News / Economy

European Central Bank Commits to Record Low Rates

The Euro sculpture at European Central Bank, Frankfurt, Germany, July 2012 file photo.
The Euro sculpture at European Central Bank, Frankfurt, Germany, July 2012 file photo.
Reuters
 
The European Central Bank broke with precedent by declaring it would keep interest rates at record lows for an extended period and may yet cut further, responding to turbulence caused by the U.S. Federal Reserve's exit plan from money-printing.
 
Less than two hours after the Bank of England gave a steer about future interest rate moves, ECB President Mario Draghi followed suit, abandoning the euro zone central bank's customary insistence that it never precommits on policy.
 
Draghi said the decision to issue 'forward guidance' was driven by market volatility, which took hold after the Fed last month set out a plan to begin slowing its stimulus.
 
"The Governing Council expects the key ECB rates to remain at present or lower levels for an extended period of time," Draghi told a news conference after the ECB left interest rates at 0.5 percent, calling it a "very significant step."
 
"Fifty basis points is not the lower bound," he said.
 
Draghi did not say exactly how long ECB rates would stay at record lows. "It's not six months, it's not 12 months. It's an extended period of time."
 
The council had discussed cutting rates but decided against, he said, and the bank could also consider cutting the deposit rate on bank deposits at the ECB — already at zero — in an attempt to foster more lending.
 
Whether forward guidance about policy can mitigate the impact of the Fed's move on other countries remains to be seen.
 
"President Draghi's guidance will protect the front end of the euro curve, say out to 2-3 year maturities, against rising rates in the U.S.," said Andrew Bosomworth, senior portfolio manager at Pimco, the world's largest bond fund.
 
"But for maturities beyond the 'extended period of time' horizon, they will move in sync with Fed-induced swings in global rates."
 
German Bund futures hit a day's high in response to the ECB's gambit and the euro fell, hitting a five-week low, down 0.7 percent on the day.
 
Earlier, at former Canadian central bank chief Mark Carney's debut policy meeting as governor, the Bank of England said market pricing for future interest rate rises was "not warranted by the recent developments in the domestic economy."
 
Draghi said it was a coincidence that the two central banks had gone down a similar path, adding: "We [the ECB] discussed several forms of forward guidance ... The Governing Council was unanimous on this formulation."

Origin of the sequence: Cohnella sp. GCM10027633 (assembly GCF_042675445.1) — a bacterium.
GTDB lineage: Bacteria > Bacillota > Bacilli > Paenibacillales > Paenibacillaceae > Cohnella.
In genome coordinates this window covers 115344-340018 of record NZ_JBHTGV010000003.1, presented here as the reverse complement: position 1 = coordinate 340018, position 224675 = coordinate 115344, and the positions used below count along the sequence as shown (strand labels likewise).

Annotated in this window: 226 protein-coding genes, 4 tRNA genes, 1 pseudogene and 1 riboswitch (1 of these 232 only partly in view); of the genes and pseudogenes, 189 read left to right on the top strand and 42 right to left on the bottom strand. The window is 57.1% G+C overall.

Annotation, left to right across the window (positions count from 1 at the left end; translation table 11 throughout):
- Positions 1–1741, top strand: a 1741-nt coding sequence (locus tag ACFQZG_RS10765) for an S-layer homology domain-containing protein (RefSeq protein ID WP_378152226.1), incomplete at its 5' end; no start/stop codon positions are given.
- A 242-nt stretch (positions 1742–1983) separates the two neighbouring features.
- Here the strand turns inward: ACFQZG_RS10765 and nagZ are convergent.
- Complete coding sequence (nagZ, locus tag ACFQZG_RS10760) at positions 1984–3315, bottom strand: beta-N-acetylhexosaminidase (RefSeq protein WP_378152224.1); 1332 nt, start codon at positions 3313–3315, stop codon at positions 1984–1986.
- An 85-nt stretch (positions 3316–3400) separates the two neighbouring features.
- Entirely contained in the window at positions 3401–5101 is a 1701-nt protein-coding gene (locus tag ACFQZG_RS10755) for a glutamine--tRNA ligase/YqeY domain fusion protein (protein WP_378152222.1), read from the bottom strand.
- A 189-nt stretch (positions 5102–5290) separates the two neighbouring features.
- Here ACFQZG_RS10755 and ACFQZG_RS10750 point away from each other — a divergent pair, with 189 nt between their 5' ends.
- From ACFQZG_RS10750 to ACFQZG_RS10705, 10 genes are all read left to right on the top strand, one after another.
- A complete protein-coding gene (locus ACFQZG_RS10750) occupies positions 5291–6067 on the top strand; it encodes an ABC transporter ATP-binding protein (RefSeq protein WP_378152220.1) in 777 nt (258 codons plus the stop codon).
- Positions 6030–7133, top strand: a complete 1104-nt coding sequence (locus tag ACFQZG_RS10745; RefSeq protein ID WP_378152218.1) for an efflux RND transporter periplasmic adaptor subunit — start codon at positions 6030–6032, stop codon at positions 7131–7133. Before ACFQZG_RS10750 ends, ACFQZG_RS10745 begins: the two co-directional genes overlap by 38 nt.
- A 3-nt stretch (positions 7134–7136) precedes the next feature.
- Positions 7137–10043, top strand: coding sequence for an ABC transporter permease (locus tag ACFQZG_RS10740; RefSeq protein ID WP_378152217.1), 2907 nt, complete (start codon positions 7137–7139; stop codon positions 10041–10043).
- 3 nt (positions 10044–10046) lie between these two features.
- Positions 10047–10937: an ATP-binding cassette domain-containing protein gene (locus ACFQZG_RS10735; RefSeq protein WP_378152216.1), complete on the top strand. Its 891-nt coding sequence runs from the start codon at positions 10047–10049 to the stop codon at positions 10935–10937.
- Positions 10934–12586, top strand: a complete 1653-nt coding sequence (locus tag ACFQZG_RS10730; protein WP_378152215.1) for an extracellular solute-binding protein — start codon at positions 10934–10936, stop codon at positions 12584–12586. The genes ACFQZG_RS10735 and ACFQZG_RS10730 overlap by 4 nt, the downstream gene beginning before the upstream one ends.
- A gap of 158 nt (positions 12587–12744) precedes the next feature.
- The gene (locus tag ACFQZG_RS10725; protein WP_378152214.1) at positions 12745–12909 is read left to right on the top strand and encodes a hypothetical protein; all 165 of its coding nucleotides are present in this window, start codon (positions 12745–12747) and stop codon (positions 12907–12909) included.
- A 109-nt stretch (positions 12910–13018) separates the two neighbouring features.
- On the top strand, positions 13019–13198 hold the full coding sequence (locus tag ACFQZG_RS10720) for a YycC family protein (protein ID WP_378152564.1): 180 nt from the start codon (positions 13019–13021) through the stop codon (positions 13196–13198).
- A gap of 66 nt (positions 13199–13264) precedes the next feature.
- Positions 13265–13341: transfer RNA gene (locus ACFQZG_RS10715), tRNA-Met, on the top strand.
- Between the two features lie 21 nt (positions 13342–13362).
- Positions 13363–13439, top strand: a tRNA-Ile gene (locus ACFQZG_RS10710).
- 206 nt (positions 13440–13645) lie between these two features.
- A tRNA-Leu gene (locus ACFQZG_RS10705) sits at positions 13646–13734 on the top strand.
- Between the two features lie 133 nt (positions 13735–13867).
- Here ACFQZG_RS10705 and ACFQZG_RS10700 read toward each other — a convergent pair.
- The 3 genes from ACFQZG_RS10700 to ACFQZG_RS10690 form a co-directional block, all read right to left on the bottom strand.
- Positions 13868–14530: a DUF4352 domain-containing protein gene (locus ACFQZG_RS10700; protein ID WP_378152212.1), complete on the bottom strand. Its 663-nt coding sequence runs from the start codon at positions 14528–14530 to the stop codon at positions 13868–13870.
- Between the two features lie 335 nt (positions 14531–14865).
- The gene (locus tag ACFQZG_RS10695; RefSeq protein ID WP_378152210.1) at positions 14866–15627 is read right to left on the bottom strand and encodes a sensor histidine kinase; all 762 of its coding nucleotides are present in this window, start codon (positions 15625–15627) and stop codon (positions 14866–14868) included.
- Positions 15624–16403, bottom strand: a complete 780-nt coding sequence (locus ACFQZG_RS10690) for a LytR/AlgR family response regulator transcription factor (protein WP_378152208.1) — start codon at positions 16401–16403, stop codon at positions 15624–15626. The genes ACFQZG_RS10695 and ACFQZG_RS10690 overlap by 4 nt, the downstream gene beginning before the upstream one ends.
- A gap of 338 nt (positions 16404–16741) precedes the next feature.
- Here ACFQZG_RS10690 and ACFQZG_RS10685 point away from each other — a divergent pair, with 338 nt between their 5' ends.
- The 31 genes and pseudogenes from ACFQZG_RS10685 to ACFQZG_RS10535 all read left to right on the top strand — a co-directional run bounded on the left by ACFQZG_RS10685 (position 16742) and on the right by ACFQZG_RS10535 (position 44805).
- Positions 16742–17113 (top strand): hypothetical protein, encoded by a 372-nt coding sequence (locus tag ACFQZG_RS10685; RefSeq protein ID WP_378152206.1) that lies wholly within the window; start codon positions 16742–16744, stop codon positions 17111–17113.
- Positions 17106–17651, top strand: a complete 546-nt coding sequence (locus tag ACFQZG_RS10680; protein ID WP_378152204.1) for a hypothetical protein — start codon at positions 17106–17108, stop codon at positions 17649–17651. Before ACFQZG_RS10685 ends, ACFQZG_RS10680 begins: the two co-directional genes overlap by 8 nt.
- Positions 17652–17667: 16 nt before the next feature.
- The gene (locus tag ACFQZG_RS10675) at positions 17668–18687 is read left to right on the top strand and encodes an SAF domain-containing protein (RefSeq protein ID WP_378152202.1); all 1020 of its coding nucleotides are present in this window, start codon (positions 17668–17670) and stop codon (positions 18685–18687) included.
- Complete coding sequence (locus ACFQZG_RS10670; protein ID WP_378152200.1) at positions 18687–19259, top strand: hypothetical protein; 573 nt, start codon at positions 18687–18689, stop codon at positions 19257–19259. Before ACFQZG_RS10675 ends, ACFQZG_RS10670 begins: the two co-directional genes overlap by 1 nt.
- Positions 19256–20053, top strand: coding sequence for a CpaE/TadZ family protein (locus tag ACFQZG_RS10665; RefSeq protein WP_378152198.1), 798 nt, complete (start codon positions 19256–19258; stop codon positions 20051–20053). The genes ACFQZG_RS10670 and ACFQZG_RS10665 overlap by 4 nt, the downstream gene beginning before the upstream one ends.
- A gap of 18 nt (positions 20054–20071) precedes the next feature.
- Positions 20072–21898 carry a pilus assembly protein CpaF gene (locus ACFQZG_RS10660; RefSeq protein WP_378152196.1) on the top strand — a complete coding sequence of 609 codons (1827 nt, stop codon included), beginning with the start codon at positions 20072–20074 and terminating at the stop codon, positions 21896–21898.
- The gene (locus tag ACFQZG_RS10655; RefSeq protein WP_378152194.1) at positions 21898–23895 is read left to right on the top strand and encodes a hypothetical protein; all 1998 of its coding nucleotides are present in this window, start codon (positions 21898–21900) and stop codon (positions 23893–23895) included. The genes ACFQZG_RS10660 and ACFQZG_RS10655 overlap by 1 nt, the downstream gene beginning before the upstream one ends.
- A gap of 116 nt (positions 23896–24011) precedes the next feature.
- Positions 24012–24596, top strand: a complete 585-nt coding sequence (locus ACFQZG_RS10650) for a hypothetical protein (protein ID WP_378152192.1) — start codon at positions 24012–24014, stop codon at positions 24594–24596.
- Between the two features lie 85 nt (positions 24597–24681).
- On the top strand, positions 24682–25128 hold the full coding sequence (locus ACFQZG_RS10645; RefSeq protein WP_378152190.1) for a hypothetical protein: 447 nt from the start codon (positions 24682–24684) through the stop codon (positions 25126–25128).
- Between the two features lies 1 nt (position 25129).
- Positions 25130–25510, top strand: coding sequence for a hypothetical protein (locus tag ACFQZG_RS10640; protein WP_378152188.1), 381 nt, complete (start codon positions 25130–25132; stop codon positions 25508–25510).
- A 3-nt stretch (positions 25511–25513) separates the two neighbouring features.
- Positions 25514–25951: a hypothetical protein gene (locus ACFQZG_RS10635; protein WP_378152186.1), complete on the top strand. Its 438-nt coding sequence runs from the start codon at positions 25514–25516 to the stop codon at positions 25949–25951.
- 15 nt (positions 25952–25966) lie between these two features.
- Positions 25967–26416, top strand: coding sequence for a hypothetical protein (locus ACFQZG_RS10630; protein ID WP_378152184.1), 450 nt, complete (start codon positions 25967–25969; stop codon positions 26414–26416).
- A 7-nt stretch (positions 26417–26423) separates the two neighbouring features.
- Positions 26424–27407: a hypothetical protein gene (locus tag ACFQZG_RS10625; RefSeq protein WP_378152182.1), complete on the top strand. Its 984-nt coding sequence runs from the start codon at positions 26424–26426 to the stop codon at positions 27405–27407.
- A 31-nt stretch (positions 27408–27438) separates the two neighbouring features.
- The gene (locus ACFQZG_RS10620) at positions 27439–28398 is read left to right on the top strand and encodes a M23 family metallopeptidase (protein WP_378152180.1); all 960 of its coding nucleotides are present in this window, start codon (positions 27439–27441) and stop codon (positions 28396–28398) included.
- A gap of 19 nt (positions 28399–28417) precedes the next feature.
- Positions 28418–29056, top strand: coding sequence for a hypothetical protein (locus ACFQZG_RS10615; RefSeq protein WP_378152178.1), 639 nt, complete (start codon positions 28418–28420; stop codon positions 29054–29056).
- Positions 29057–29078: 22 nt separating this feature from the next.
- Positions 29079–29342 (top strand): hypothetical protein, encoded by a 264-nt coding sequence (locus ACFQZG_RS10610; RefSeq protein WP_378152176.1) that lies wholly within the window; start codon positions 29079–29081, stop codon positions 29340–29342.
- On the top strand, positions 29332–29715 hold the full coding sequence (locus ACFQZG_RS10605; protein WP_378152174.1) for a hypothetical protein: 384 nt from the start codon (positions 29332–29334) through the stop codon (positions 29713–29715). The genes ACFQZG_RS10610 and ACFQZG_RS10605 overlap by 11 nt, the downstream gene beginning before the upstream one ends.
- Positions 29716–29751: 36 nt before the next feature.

Limited options
The move also highlights the paucity of policy options open to the ECB at a time of renewed turmoil in the euro zone.
 
The ECB met against a backdrop of political crisis in Portugal that pushed its benchmark bond yields above 8 percent on Wednesday, a spike that stirred angst in financial markets already jittery after the Fed's intervention.
 
The tensions there, and in Greece, risk sapping confidence a year after Draghi imposed some calm by vowing to do "whatever it takes" to save the currency.
 
Instability in Italy's ruling coalition and Greece's scramble to convince its lenders to dole out another tranche of aid have added to the sense of turmoil.
 
But with the ECB's bond-buying program requiring a country to seek outside help from the euro rescue fund first and be issuing debt regularly on the bond market, none of the euro zone members in trouble qualify for that help, begging the question of what can the ECB do.
 
Draghi said the ECB rules governing bond-buying intervention were unchanged, signaling Portugal would get no help to resolve a crisis that has seen its bond yields rocket this week.
 
Concluding its review of the Italian economy, the International Monetary Fund urged more dramatic action from the ECB to help the euro zone, in the form of direct assets purchases and more long term cheap loans "of considerable tenor" to banks.
 
Draghi stuck with the bank's forecast that the euro zone economy would improve in the second half of the year but said the risks to that were skewed to the downside.
 
"We have actually penciled in a rate cut in September by the ECB and that ties in with the possibility that the Fed could start tapering [its stimulus] around September," said Howard Archer, economist at IHS Global Insight. "I suspect they may well have to put their money where their mouth is."

You May Like